Chapter 2, Understanding Domestic Abuse
‘Parental alienation’ and all references to ‘alienating behaviours’ must be
removed from the definition of domestic abuse in the DAA’s Statutory
Guidance for the following reasons:

When the Bill was going through Parliament there was so much opposition to
‘parental alienation’ being included in the definition of domestic abuse that MPs
and Peers refused any mention of it. The Guidance must not be used to thwart
the will of Parliament by introducing through the back door what both Houses

The misogynist fathers’ lobby is so embedded in the family courts that ‘parental
alienation’ has become the default argument against any mother with safety
concerns, especially about child sexual abuse. The Statutory Guidance must
not legitimise the abuse perpetrated by domestic violence deniers. If this
stands, more mothers struggling to protect our children from sexual and/or other
abuse will be accused of ‘parental alienation’ in the family courts, lose our children
to the abusers, and could even be charged with domestic abuse in the criminal

The Statutory Guidance must not ignore the findings of the Harm Report that
there are barriers of “sexism, racism and classism” – and we would add,
prejudice against disabled mothers – in the family courts, and crucially that mothers
raising safety concerns are treated as ‘alienators’. The Harm Report notes:

… an allegation of ‘parental alienation’ meant that the parent who is the
subject of the allegation will be treated as an ‘alienator’, rather than as a
protective parent with well-founded fears around abduction or violence.

… there is a disparity of approach to expert testimony, with the courts allowing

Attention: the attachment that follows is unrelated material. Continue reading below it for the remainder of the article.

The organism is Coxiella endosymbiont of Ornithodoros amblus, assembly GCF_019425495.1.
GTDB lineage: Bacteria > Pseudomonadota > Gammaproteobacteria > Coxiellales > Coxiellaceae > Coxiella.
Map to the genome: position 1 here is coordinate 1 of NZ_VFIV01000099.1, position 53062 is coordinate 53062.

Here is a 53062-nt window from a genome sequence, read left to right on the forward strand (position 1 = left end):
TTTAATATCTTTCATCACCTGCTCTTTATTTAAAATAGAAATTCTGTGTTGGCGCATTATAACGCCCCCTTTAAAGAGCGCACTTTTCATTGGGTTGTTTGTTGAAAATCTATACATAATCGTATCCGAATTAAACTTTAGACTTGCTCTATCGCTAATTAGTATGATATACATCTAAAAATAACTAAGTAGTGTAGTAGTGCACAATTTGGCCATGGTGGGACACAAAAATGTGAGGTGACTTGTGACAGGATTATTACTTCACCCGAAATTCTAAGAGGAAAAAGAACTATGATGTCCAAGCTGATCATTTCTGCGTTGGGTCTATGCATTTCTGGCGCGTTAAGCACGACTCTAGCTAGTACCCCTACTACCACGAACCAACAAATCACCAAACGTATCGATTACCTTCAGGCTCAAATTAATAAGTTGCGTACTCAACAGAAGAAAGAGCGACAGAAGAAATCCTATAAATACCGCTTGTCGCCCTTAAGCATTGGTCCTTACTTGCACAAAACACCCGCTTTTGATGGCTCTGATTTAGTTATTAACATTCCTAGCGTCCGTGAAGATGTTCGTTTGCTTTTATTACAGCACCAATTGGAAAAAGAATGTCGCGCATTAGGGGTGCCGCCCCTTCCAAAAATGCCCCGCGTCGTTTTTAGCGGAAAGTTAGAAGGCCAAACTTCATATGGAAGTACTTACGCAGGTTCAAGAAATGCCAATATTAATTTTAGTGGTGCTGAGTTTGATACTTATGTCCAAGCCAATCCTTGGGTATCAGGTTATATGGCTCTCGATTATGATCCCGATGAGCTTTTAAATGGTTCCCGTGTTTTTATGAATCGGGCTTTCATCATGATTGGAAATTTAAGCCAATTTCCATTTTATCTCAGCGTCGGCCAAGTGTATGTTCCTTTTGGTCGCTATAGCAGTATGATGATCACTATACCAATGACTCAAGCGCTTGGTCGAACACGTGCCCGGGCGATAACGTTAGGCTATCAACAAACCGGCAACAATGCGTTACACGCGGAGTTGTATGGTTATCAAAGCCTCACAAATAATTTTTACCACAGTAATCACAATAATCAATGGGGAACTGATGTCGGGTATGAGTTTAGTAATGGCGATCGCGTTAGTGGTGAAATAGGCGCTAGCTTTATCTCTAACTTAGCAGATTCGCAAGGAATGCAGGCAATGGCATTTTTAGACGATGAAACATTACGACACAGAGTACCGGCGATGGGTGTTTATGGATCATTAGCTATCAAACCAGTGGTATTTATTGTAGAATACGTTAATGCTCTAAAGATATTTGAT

expert testimony on parental alienation but not allowing expert testimony on
domestic abuse.

… professionals were too ready to see signs of alienation, and so silencing
children, rather than assessing further what the child may have witnessed or
experienced. This was particularly evident where allegations of sexual abuse
had been raised … If children have been alienated, then their wishes and
feelings are seen as contaminated.

Mothers … are dissuaded from raising allegations of domestic abuse because of fears of counter allegations of parental alienation or of hostility to co-parenting … on occasions, the mother’s own lawyers advised them not to raise allegations for these reasons. There was evidence of domestic abuse being relabelled as ‘high conflict’ relationships.

Judges have been unduly influenced by accusations of ‘parental alienation’,
supported by CAFCASS, social workers, psychologists and an army of ‘experts’, and quick to side with fathers against mothers and children. Children’s testimonies and fears are over-ridden as increasingly they are being forced to see abusive fathers and even live with them. Thus their lives are endangered:
research found 69 children killed since 2004, overwhelmingly by violent fathers, all of whom were known either to social services, the police and/or the family courts. Equally shockingly, judges are forcing children to live with strangers in foster care in order to make them have contact with their fathers. This has rightly been described by the London Victims Commissioner as ‘state sanctioned child abuse’.

The Harm Review found that:
… children’s views are frequently disregarded, primarily in cases where children are stating that they do not want to spend time with an abusive parent. Previous research studies have found a pattern of ‘selective listening’ where CAFCASS and courts react positively when children express a wish to spend time with a parent, but treat those who do not as problematic and obstructive, even when they expressed fear of their parent due to experiences of violence or abuse.

… a significant number of children who have experienced domestic abuse are
not consulted on their views and experiences during the court process …
children are rarely consulted on how arrangements are working for them once
an order has been made.

‘Parental alienation’ was invented by a discredited US psychiatrist who promoted
paedophilia. ‘Parental alienation’ has been rejected by a number of countries, including Scotland, Spain and Italy, and by the World Health Organisation and the United Nations. It would be scandalous if the Guidance
to legislation intended to prevent domestic abuse and protect victims became a charter for perpetrators enabling such abuse to continue and endangering women’s and children’s lives. The Guidance, like the DAA, must not include any mention of ‘parental alienation’ in whatever form.

We refer below to extensive documentation on the way allegations of ‘parental
alienation’ are used to dismiss, downplay and ignore mothers fighting to protect their
children in the family courts.